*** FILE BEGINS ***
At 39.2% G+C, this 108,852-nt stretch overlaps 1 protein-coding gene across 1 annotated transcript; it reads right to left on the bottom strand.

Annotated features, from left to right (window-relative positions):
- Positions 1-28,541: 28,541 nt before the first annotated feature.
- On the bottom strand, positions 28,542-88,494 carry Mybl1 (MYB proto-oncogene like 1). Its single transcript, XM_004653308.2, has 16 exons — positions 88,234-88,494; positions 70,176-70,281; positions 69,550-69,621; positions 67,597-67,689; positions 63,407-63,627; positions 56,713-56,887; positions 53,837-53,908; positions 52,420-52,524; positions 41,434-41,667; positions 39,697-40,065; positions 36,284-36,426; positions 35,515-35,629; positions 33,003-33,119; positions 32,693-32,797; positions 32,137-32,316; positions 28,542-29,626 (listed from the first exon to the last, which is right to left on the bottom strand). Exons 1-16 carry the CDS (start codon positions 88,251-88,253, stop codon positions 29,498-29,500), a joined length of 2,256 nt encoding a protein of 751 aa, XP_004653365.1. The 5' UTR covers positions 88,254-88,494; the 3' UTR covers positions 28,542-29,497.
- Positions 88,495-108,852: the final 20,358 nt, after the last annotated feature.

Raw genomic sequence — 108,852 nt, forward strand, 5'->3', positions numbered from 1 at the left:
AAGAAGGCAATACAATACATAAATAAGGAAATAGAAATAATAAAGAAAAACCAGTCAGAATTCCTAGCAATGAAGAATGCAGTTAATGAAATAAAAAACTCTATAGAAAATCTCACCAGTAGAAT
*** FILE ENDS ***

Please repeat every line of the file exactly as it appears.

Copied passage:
At 39.2% G+C, this 108,852-nt stretch overlaps 1 protein-coding gene across 1 annotated transcript; it reads right to left on the bottom strand.

Annotated features, from left to right (window-relative positions):
- Positions 1-28,541: 28,541 nt before the first annotated feature.
- On the bottom strand, positions 28,542-88,494 carry Mybl1 (MYB proto-oncogene like 1). Its single transcript, XM_004653308.2, has 16 exons — positions 88,234-88,494; positions 70,176-70,281; positions 69,550-69,621; positions 67,597-67,689; positions 63,407-63,627; positions 56,713-56,887; positions 53,837-53,908; positions 52,420-52,524; positions 41,434-41,667; positions 39,697-40,065; positions 36,284-36,426; positions 35,515-35,629; positions 33,003-33,119; positions 32,693-32,797; positions 32,137-32,316; positions 28,542-29,626 (listed from the first exon to the last, which is right to left on the bottom strand). Exons 1-16 carry the CDS (start codon positions 88,251-88,253, stop codon positions 29,498-29,500), a joined length of 2,256 nt encoding a protein of 751 aa, XP_004653365.1. The 5' UTR covers positions 88,254-88,494; the 3' UTR covers positions 28,542-29,497.
- Positions 88,495-108,852: the final 20,358 nt, after the last annotated feature.

Raw genomic sequence — 108,852 nt, forward strand, 5'->3', positions numbered from 1 at the left:
AAGAAGGCAATACAATACATAAATAAGGAAATAGAAATAATAAAGAAAAACCAGTCAGAATTCCTAGCAATGAAGAATGCAGTTAATGAAATAAAAAACTCTATAGAAAATCTCACCAGTAGAAT